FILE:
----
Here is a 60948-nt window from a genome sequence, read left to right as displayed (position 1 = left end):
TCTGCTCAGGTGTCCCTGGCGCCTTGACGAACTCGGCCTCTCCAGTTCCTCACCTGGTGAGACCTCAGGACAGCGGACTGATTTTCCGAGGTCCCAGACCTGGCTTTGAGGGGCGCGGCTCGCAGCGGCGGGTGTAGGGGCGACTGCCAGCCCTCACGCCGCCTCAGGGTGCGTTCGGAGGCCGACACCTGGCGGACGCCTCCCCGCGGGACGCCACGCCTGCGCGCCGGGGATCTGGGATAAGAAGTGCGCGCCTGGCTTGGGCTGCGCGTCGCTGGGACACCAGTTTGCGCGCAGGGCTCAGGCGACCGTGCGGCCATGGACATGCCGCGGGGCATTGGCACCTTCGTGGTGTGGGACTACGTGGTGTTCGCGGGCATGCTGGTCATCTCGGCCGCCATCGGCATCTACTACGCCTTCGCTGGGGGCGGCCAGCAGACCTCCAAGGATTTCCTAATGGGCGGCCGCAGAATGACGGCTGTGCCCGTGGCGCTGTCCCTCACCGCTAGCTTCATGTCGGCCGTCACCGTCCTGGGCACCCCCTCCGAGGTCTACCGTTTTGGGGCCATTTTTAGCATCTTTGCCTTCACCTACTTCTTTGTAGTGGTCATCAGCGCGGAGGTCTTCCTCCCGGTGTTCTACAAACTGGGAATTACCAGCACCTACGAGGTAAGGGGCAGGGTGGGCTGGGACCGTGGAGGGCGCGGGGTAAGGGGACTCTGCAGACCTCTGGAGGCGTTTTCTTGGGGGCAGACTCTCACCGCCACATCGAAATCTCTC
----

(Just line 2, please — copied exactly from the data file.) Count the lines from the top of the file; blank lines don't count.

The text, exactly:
TCTGCTCAGGTGTCCCTGGCGCCTTGACGAACTCGGCCTCTCCAGTTCCTCACCTGGTGAGACCTCAGGACAGCGGACTGATTTTCCGAGGTCCCAGACCTGGCTTTGAGGGGCGCGGCTCGCAGCGGCGGGTGTAGGGGCGACTGCCAGCCCTCACGCCGCCTCAGGGTGCGTTCGGAGGCCGACACCTGGCGGACGCCTCCCCGCGGGACGCCACGCCTGCGCGCCGGGGATCTGGGATAAGAAGTGCGCGCCTGGCTTGGGCTGCGCGTCGCTGGGACACCAGTTTGCGCGCAGGGCTCAGGCGACCGTGCGGCCATGGACATGCCGCGGGGCATTGGCACCTTCGTGGTGTGGGACTACGTGGTGTTCGCGGGCATGCTGGTCATCTCGGCCGCCATCGGCATCTACTACGCCTTCGCTGGGGGCGGCCAGCAGACCTCCAAGGATTTCCTAATGGGCGGCCGCAGAATGACGGCTGTGCCCGTGGCGCTGTCCCTCACCGCTAGCTTCATGTCGGCCGTCACCGTCCTGGGCACCCCCTCCGAGGTCTACCGTTTTGGGGCCATTTTTAGCATCTTTGCCTTCACCTACTTCTTTGTAGTGGTCATCAGCGCGGAGGTCTTCCTCCCGGTGTTCTACAAACTGGGAATTACCAGCACCTACGAGGTAAGGGGCAGGGTGGGCTGGGACCGTGGAGGGCGCGGGGTAAGGGGACTCTGCAGACCTCTGGAGGCGTTTTCTTGGGGGCAGACTCTCACCGCCACATCGAAATCTCTC